Hyundai and Kia have been aggressively introducing a slew of EVs overseas. While both brands have mostly been silent about their EV game plan for India, we can confirm that an EV onslaught is in the works with no less than six models planned, split evenly between Hyundai and Kia. Both brands will follow the same strategy that is being used by their ICE models; the Creta-Seltos and the Venue-Sonet. This means while there will be a lot of part-sharing under the skin, the models will look completely different from the outside. Here’s a look at what’s in store for us.
Hyundai Ioniq 5 and Kia EV6
Hyundai has been steadily populating its Ioniq range of EVs and Kia has begun its offensive with the EV family. The models being considered for India are the Ioniq 5 and the EV6. Both models ride on Hyundai group’s E-GMP skateboard which is a modular architecture designed for electric vehicles only and will be the first ones to reach our shores as fully imported units, sometime next year.
Apart from sharing the platform, the Ioniq 5 and Kia’s EV6 share a significant amount of commonality under the skin. As far as design goes, both models have unique looks that visually stand out among their rivals, as the modular platform pushes the wheels to the edge of the newborn electric platform. This helps designers maximise cabin room.
The Hyundai Ioniq 5’s design consists of sharp angular lines and animated headlights. At 4,635mm, it’s only marginally longer than the Kia EV6, but the interior appears to be larger, thanks to a moveable centre console and adjustable front seats that recline nearly flat. On the other hand, the Kia EV6 gets dynamic sequential lights, a low slung look with prominent character lines that run across the sides, finally ending into a ducktail-style spoiler at the rear. Both models share tech features that include two infotainment displays and an augmented-reality head-up display.
Both models are 2WD for the entry level, with the 58kWh battery delivering 170hp and 350Nm of power. Both go from 0 to 100kph in a claimed 8.5sec. The bigger battery on the AWD doubles those numbers to 301hp on the Hyundai Ioniq 5 and 321hp on the Kia EV6, with torque at 605Nm for both. 0-100kph acceleration drops to 5.2sec for both cars.
As far as WLTP range goes, both models offer 400km on the lower (Ioniq 5 claims 385km WLTP) battery variants, with the long-range variants going as high as 481km (WLTP) for the Ioniq 5 and 510km for the EV6.
Kia has an edge at the top end, too, with a game-changing 585hp and 740Nm of torque on the EV6 GT, due in 2022. The Ioniq 5 does not have a direct rival to this version so far.
Thanks to the e-GMP platform, both models offer standard high-speed 800V charging capability (so far available only on the Porsche Taycan), allowing for an 80 percent charge in as little as 18 minutes from a 350kW rapid-charger. Some variants of the Ioniq 5 come with a solar panel on the roof that replenishes the battery when required.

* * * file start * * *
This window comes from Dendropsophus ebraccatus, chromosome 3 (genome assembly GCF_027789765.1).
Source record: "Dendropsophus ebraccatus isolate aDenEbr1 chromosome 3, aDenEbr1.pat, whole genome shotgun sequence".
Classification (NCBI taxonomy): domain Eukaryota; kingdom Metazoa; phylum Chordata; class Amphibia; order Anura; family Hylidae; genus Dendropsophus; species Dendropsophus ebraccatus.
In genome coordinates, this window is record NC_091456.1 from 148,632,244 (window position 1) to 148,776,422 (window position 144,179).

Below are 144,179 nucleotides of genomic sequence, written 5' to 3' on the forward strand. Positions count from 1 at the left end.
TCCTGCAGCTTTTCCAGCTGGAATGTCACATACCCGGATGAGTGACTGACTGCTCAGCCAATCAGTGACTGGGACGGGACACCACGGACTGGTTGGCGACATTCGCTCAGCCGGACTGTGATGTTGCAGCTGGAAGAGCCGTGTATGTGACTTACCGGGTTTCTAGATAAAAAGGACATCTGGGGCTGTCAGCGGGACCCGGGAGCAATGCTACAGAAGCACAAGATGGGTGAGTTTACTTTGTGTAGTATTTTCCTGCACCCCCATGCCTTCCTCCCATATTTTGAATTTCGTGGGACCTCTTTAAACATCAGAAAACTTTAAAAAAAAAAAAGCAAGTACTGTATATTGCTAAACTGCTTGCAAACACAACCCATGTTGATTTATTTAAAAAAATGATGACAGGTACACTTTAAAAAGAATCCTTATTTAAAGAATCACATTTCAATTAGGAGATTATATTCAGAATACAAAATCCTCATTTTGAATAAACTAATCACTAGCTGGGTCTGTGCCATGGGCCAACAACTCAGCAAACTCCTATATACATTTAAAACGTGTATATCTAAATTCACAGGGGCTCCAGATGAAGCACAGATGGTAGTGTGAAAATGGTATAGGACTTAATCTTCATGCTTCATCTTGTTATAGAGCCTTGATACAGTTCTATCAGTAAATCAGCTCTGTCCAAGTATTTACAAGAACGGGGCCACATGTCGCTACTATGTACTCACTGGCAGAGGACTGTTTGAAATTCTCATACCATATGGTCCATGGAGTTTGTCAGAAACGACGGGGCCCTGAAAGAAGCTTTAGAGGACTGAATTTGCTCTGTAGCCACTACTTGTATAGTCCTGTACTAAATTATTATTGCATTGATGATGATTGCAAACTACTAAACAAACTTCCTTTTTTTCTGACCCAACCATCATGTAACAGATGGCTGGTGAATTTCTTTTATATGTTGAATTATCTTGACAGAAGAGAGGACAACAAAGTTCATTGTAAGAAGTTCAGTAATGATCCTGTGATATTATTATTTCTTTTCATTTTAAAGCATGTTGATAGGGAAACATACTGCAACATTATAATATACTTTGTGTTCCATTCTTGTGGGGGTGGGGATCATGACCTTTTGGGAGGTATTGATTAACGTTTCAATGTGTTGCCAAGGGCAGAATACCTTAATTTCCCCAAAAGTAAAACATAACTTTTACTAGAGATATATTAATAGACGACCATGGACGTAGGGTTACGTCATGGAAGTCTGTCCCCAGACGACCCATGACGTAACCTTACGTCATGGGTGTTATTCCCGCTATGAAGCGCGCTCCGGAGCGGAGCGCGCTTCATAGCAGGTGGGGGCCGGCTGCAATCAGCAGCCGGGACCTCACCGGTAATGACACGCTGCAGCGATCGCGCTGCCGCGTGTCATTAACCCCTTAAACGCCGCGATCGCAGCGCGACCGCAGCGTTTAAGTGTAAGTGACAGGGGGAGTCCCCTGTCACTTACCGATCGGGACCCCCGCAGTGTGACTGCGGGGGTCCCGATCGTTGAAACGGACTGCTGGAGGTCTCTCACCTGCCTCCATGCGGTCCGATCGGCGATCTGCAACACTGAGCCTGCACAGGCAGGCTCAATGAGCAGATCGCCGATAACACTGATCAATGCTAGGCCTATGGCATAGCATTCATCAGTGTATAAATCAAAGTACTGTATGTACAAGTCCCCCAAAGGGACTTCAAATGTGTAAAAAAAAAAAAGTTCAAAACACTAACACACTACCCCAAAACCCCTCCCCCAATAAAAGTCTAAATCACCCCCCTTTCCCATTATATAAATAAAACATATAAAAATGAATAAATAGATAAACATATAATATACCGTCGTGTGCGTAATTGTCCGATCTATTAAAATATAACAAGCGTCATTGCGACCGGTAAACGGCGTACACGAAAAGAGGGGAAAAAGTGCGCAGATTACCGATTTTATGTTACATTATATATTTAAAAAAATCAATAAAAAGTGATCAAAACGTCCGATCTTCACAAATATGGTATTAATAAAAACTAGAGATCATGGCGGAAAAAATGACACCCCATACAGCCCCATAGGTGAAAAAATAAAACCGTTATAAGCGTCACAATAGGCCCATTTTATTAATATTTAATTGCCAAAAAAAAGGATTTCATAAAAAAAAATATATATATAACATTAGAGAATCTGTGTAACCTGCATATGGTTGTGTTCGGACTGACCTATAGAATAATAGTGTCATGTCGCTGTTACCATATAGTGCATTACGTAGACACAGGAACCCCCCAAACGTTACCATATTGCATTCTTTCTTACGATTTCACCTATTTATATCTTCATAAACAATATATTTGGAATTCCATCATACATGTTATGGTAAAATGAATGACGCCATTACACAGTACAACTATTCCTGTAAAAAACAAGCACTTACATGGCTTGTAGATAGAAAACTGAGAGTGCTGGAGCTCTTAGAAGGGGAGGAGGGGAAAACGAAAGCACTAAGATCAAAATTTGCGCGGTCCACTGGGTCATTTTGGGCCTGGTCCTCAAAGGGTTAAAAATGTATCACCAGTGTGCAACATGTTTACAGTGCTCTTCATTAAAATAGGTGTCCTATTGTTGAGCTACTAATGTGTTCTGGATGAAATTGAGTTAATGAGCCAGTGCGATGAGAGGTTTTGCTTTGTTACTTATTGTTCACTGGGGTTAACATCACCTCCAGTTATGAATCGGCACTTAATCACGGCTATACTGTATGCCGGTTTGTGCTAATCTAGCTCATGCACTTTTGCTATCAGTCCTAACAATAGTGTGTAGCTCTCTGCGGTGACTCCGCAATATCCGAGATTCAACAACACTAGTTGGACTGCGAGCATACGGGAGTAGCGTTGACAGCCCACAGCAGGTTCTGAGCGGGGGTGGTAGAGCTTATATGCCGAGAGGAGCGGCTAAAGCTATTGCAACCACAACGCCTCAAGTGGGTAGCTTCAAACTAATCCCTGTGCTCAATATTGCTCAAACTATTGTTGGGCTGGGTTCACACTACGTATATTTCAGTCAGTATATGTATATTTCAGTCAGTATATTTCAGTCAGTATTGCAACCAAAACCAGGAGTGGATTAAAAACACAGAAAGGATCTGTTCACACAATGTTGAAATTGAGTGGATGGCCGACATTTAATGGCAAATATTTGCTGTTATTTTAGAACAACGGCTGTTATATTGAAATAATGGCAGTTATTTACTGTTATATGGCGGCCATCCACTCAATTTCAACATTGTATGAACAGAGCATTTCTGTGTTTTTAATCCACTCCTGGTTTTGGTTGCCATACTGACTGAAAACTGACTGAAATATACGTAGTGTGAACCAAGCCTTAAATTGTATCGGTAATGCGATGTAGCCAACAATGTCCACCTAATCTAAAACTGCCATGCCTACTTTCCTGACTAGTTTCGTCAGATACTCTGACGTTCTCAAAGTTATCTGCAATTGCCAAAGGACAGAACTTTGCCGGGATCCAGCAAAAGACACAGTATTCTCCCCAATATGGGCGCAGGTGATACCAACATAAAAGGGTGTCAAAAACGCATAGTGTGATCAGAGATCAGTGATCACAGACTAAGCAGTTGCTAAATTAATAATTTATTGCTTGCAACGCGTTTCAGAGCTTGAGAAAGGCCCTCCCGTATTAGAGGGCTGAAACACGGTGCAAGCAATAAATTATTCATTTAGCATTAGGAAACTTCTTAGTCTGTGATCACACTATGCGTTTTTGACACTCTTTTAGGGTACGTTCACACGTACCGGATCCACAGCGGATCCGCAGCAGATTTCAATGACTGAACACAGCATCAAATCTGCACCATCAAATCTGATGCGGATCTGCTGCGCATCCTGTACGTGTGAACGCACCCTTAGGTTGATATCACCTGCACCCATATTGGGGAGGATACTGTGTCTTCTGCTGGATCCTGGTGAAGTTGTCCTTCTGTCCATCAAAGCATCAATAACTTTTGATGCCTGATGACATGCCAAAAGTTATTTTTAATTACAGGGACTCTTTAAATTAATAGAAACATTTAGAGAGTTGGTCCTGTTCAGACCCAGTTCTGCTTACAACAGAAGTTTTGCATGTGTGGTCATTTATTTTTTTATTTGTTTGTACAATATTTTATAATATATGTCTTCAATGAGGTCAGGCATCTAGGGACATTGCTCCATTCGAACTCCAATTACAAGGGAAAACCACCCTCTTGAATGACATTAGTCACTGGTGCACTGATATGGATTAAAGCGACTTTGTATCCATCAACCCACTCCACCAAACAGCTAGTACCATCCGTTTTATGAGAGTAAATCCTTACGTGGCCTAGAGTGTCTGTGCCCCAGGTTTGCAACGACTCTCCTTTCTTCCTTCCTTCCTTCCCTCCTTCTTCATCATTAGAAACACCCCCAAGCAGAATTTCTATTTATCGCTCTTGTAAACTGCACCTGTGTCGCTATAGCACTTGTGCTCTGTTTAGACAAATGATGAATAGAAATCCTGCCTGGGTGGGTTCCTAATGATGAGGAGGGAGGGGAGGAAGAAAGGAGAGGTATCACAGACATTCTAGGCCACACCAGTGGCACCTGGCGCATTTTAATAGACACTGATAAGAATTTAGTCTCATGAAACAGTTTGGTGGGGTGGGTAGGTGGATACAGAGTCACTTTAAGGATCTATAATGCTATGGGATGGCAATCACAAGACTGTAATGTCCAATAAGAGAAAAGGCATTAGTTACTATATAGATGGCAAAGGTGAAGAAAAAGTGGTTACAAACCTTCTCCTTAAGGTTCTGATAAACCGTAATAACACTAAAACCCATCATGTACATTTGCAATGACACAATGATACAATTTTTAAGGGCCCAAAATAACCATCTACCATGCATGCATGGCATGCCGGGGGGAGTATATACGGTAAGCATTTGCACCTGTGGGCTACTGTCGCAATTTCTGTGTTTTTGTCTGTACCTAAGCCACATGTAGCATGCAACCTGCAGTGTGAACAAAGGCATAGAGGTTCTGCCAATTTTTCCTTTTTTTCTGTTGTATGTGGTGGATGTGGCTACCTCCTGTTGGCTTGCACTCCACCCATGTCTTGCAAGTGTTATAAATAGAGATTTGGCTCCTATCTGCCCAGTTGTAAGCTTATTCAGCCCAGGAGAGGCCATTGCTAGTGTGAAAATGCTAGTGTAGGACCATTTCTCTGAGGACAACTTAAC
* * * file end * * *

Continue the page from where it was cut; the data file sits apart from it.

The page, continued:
Both models will come with multiple augmented reality functions and next-level driver assistance tech that uses front-view cameras, radar sensors and GPS data to control various aspects like lane guidance and distance to the car in front.
Hyundai Kona EV and Kia e-Niro
Hyundai’s first EV for India, the Kona EV will make a comeback to our shores with a mid-cycle update next year. The electric Kona will be locally assembled in India from imported kits just like its predecessor. This time around, the Kona EV will have its twin, the e-Niro, on sale in India too, which will also be locally assembled. Mechanically, the Kona Electric and the e-Niro are expected to come with a 39.2kWh battery and a 136hp motor or a 64kWh battery and a 204hp motor. The e-Niro has a WLTP range of 289km and 455km, respectively, while the Kona has a slightly higher 305km and 484km. Also, just like the Kona recently received an update, Kia is set to refresh the e-Niro, with styling changes on the model that is on sale currently. However, the e-Niro is expected in India not before 2023.
Mass-market EVs for India
Both brands have also begun work on all-new mass-market electric vehicles for the Indian market, which are expected in 2024. These vehicles will sit on a low-cost skateboard platform and will be heavily localised in order to keep a sub-Rs 15 lakh entry price, which is critical for benefits like FAME subsidy. Both, the Hyundai and Kia entry-level EVs will be SUVs, and have good ground clearance, which is a crucial issue for all battery powered electric cars. Both, the Hyundai and Kia models will come with small battery packs to keep costs low and a limited real-world range of around 200-220km, emulating Tata Motors’ strategy for the Nexon, which has proved to be unexpectedly successful.
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